It Takes a Community

USD students rely on legions of allies and fans

In 1996, then-First Lady Hillary Rodham Clinton famously referenced the proverbial, “It takes a village to raise a child.” She suggested that the American spirit of independence and self-reliance notwithstanding, our children are, in fact, encouraged and molded and nurtured and educated (or not) by the people they encounter on their journey to adulthood.

So, too, are today’s students at the University of San Diego dependent upon the influences, guidance and assistance of an entire university community in their pursuit of their goals. They slowly come to the realization of the legions of allies and fans who have helped them get to USD and of those already here waiting to assist them, directly and indirectly, to succeed in college, graduate school or law school and to fulfill their dreams in a highly competitive and changing world.

New USD students and their parents and families are greeted in their first days on campus by their faculty preceptors, their resident assistants, their preceptor assistants, residence hall ministry staff, their peer counselors, their tutors and administrators and staff throughout the institution. Their faculty mentors, their coaches and teammates, club advisors and student government representatives sustain them. Eventually, their newfound USD friends, influences and choices shape them.

Whether they are enrolled in a four- or five-year baccalaureate program, a one- or two-year master’s degree program or a three-year law degree regimen, USD students journey to the next stage of their lives surrounded by others whose personal and professional investments in their success are important, meaningful and profound. But the academic, athletic, social and spiritual support that our students receive is only part of the story. Year after year, an increasing number of students seek essential financial aid and assistance to meet the rising cost of a baccalaureate or graduate degree. They place themselves squarely at the heart of one of the greatest challenges currently facing USD and hundreds of other campuses nationwide.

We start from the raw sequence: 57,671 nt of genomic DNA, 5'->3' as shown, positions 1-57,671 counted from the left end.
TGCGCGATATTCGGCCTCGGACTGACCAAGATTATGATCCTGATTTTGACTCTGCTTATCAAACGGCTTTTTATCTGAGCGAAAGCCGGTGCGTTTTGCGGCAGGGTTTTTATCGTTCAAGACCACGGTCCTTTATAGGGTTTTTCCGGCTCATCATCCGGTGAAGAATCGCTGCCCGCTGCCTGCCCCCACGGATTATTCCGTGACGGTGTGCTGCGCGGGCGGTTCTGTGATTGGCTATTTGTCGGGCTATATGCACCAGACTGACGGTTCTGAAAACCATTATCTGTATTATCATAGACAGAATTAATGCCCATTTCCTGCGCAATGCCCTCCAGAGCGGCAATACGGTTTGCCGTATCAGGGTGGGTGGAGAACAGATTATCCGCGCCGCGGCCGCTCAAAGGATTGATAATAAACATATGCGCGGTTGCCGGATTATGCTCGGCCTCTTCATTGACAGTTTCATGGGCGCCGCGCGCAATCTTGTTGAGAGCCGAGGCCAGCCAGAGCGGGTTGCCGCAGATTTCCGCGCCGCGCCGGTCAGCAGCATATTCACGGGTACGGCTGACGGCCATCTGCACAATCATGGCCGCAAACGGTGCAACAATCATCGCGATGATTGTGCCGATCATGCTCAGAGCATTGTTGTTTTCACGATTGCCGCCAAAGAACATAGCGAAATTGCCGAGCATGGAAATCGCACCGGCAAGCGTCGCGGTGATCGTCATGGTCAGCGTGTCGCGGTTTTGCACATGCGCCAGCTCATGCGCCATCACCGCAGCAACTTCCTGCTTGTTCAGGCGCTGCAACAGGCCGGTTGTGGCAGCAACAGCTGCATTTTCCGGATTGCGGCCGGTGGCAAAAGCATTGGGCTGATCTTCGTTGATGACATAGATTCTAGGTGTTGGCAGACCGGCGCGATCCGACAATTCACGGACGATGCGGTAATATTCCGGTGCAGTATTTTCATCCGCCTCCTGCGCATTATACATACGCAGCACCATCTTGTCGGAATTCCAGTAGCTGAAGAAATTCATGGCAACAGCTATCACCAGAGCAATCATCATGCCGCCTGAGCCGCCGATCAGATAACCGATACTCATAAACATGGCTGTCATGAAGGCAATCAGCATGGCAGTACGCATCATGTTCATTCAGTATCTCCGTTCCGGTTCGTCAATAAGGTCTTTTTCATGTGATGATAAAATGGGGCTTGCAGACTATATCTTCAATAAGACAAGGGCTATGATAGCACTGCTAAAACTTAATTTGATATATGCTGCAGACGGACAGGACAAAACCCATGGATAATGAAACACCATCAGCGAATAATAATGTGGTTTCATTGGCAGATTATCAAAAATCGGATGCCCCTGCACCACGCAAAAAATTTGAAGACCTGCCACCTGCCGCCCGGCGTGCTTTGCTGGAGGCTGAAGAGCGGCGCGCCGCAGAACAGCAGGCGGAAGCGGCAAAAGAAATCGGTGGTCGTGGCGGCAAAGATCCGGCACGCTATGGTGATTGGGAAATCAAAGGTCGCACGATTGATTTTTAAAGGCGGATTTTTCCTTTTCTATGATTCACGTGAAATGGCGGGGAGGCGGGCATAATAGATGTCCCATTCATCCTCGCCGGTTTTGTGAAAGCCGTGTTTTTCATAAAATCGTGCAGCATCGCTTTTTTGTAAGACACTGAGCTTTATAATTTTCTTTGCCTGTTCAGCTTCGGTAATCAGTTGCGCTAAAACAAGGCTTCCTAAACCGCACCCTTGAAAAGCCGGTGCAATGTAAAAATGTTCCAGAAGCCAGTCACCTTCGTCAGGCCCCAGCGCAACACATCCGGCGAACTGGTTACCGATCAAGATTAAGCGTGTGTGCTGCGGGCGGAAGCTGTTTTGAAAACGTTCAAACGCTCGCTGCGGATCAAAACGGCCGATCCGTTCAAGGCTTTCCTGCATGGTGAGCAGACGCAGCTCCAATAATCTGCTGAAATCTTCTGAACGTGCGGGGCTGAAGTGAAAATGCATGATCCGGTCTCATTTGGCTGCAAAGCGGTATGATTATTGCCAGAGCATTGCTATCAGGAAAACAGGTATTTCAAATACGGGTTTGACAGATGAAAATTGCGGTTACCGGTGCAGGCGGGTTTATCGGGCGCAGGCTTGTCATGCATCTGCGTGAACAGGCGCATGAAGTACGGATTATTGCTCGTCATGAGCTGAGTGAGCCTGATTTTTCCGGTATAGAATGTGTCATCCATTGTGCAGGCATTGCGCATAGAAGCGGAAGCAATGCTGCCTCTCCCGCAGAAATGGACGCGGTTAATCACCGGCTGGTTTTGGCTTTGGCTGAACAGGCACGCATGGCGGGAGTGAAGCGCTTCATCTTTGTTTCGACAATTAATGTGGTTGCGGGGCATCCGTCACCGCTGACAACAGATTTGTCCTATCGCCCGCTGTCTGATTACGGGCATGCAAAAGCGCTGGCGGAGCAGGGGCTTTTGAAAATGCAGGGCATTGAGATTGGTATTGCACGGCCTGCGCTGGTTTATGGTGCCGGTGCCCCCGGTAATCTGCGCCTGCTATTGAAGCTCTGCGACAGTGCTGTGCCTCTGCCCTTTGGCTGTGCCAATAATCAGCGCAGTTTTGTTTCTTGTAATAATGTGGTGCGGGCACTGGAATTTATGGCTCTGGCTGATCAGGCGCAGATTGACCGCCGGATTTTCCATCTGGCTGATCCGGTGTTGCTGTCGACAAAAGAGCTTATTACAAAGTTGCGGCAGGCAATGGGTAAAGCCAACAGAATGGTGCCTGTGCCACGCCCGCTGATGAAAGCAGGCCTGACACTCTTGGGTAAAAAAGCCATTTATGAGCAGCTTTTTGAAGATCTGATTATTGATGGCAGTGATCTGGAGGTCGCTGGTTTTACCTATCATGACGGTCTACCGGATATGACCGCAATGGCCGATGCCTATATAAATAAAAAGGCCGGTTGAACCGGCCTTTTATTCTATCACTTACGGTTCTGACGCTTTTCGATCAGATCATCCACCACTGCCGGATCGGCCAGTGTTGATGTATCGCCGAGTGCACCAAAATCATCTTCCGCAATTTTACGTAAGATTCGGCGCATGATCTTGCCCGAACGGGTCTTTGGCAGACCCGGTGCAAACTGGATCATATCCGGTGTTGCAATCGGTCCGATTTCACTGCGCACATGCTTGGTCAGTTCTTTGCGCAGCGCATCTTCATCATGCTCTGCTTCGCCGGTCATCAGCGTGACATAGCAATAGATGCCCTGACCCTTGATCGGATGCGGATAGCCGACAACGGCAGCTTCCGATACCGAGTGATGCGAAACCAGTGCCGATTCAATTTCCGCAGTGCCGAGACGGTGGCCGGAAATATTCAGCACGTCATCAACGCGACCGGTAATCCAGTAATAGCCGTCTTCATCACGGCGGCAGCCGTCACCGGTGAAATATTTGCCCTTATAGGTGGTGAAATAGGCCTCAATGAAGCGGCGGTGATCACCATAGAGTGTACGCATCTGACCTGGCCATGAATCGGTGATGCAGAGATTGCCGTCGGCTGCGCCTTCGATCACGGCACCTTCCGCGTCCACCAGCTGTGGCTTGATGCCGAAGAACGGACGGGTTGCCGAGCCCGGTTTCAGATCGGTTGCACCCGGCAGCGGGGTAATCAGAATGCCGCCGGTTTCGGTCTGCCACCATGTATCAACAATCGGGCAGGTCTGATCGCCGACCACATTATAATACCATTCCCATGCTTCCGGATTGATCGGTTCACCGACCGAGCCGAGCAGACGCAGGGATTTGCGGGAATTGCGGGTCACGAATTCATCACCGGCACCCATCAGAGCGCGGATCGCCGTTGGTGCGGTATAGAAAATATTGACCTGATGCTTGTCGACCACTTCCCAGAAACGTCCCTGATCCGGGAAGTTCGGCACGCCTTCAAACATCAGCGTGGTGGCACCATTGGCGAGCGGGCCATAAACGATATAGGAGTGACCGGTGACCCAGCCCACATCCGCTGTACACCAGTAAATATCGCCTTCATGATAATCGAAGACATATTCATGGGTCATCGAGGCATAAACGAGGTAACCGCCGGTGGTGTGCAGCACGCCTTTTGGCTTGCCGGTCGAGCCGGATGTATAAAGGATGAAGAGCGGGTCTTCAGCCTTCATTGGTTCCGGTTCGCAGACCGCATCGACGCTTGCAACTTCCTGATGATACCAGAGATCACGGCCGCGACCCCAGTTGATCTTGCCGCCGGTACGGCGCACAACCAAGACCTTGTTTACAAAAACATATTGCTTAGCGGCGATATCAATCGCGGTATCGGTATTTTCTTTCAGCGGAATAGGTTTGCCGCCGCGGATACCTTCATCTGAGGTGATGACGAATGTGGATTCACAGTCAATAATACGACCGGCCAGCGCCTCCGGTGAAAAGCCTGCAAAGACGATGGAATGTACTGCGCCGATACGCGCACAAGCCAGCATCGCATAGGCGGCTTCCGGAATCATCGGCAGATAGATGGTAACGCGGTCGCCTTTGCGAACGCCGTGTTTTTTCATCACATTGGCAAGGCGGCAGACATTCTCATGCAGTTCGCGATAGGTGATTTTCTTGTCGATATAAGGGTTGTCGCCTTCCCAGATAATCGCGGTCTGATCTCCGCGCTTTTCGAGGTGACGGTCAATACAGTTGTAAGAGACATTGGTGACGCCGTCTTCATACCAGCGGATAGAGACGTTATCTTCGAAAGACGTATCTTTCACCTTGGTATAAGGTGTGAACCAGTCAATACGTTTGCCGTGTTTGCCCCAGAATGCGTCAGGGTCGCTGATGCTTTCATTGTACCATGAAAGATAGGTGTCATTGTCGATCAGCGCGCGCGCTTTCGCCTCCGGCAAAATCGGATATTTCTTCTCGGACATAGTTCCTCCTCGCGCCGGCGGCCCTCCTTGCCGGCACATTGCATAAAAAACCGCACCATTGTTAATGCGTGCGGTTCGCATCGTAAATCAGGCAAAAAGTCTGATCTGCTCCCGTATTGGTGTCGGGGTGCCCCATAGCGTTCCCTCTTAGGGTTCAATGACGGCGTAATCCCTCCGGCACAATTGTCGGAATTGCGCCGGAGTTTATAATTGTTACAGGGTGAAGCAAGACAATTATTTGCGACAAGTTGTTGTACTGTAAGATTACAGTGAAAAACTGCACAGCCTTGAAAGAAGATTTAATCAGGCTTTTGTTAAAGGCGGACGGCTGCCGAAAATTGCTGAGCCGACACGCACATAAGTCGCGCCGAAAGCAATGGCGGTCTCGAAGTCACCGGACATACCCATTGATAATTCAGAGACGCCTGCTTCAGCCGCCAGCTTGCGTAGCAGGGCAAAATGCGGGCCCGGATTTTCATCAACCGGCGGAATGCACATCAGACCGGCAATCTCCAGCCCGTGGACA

The nonprofit enterprise of higher education is not immune to the impact of a distressed economy and rising inflation. Faculty and staff salaries, campus infrastructure and utilities, necessary academic and administrative services for students, and the panoply of athletic, social, community service, cultural and recreational activities that are a part of the “total student experience” all add to the costs of keeping USD valued and viable in a highly competitive environment.

As the cumulative cost of post-secondary education in America continues to increase, so too does the need for student assistance from a wider variety of sources. Tuition and fee revenues alone underwrite about 80 percent of the average cost of educating today’s student at USD. The remaining 20 percent must be covered by auxiliary income, endowment earnings, limited and ever-shrinking state and federal grants and appropriations, student loans and philanthropy.

The availability of financial aid is a leading factor in most students’ decision to attend USD and a chief determiner of USD’s competitiveness for top-quality students. The vast majority of students at USD — 70 percent of our undergraduates, 75 percent of our graduate students and 88 percent of our law students — are flanked by a cadre of benefactors whose investments of time, expertise, service, and yes, financial support contribute to their success at the university and beyond. These are the faculty, staff, alumni, parents and grandparents, campus neighbors, individual donors, corporate sponsors, vendors and other friends whose contributions combine to help keep USD affordable for the nation’s best and brightest.

And, indeed, USD attracts the best and brightest. Today, less than half of our freshman applicants are accepted for admission. Their average GPA is 3.92. Their average basic SAT score is 1250. They are bright, talented and determined. But without our help, their success at USD is far from assured. It takes all of us — our entire university community — to assist the next generation of business men and women, entrepreneurs, civic leaders, health care professionals, educators, attorneys and peacemakers to achieve their goals and succeed us in shaping the world they will inherit.

— Timothy L. O’Malley, PhD, Vice President of University Relations